LONDONA senior figure in the United Kingdom tire sector has expressed the hope that the European Union would not follow the U.S. government's decision to levy duties on Chinese tire producers, calling it not a useful move.
Peter Taylor, director of the Imported Tyre Manufacturers' Association (ITMA) and secretary of the Tyre Recovery Association, said the U.S. decision to impose countervailing duties on passenger and light truck tires from China had created market uncertainty.
Such moves by governments and bodies could lead to retaliatory moves, he said.
There are plenty of European tire manufacturers in China and such moves can lead to retaliatory actions, which are not ideal, he said in an interview with European Rubber Journal, a United Kingdom-based sister publication of Tire Business.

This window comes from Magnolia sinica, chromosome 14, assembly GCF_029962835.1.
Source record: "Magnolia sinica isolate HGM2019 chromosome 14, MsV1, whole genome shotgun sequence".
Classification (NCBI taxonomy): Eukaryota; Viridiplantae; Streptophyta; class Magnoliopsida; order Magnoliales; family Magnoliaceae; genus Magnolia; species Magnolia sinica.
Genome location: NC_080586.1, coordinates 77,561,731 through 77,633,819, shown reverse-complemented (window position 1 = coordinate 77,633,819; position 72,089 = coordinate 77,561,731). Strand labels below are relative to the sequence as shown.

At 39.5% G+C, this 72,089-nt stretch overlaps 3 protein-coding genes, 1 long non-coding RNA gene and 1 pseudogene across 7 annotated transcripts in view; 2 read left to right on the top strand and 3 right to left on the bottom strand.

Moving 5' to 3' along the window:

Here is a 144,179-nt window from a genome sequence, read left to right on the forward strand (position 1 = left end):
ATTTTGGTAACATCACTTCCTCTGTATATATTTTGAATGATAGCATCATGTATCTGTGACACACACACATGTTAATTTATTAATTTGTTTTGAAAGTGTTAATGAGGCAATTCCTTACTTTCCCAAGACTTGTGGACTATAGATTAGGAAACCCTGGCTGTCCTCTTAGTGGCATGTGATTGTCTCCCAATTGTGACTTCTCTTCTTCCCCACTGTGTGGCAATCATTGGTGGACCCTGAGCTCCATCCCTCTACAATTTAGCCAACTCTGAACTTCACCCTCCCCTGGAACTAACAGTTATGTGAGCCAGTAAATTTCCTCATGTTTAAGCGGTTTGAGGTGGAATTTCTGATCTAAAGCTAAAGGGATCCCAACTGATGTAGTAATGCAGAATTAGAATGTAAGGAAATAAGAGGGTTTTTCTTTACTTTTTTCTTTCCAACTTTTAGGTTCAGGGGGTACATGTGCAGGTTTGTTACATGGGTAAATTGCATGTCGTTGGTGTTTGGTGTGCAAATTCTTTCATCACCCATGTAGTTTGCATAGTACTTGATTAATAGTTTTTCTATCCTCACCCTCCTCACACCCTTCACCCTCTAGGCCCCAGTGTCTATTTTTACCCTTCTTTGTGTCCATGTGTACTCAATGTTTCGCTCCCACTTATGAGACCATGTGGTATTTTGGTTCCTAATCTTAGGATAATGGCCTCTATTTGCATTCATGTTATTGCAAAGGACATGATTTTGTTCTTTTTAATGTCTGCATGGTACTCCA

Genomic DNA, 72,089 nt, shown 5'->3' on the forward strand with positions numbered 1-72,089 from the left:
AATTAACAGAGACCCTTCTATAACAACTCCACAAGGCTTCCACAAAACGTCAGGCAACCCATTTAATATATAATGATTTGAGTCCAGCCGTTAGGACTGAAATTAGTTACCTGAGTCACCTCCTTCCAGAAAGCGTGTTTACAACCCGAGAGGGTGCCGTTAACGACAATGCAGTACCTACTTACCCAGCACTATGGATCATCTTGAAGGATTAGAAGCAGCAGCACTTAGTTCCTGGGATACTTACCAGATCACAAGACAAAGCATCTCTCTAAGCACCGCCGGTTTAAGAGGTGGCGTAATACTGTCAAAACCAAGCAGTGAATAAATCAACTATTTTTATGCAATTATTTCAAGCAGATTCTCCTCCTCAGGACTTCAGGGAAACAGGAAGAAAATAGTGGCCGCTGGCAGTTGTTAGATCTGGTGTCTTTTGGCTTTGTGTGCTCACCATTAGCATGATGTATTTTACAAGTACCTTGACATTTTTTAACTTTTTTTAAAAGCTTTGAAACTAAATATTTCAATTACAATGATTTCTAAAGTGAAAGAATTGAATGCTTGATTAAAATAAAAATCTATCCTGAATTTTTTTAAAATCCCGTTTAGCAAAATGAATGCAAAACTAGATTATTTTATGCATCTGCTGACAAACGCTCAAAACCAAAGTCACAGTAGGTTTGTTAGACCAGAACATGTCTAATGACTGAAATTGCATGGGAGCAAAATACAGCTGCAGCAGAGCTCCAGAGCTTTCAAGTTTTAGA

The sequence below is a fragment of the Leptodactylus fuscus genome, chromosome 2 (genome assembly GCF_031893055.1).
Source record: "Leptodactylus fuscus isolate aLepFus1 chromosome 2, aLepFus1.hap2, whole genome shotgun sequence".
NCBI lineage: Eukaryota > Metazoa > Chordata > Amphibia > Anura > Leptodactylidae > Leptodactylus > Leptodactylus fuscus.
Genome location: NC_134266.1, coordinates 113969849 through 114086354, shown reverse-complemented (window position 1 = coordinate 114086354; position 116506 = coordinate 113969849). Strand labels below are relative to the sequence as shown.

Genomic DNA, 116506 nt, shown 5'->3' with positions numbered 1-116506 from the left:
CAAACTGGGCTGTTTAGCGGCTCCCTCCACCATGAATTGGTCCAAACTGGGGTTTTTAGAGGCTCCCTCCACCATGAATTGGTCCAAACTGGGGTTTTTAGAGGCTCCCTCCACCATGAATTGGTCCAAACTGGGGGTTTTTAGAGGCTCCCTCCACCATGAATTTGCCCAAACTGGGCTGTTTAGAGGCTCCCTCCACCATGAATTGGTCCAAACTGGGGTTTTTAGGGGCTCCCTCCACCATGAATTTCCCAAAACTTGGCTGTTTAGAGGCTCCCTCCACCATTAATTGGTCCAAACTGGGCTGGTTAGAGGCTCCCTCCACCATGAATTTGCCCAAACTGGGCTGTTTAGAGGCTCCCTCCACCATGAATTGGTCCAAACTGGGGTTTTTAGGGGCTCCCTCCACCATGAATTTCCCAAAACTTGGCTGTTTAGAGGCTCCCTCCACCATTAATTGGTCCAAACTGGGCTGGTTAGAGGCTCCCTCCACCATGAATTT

The U.S. Department of Commerce announced late November that it was setting preliminary countervailing duty subsidy for Chinese consumer tires at 15.69 percent, with a final decision on the levy amount scheduled for April 6, 2015. (See related story on page 1.)
There is always the chance that the Chinese tires find their way to other markets, but I think what is more likely to happen is that U.S. consumers will end up paying more, he said.
This is not the first time these levies are being imposed, and I do not think they will work any better this time round.
American indigenous tire makers have no appetite for budget tires, Mr. Taylor added, and what is likely to happen is that consumers will continue to buy budget tires but with a higher price tag.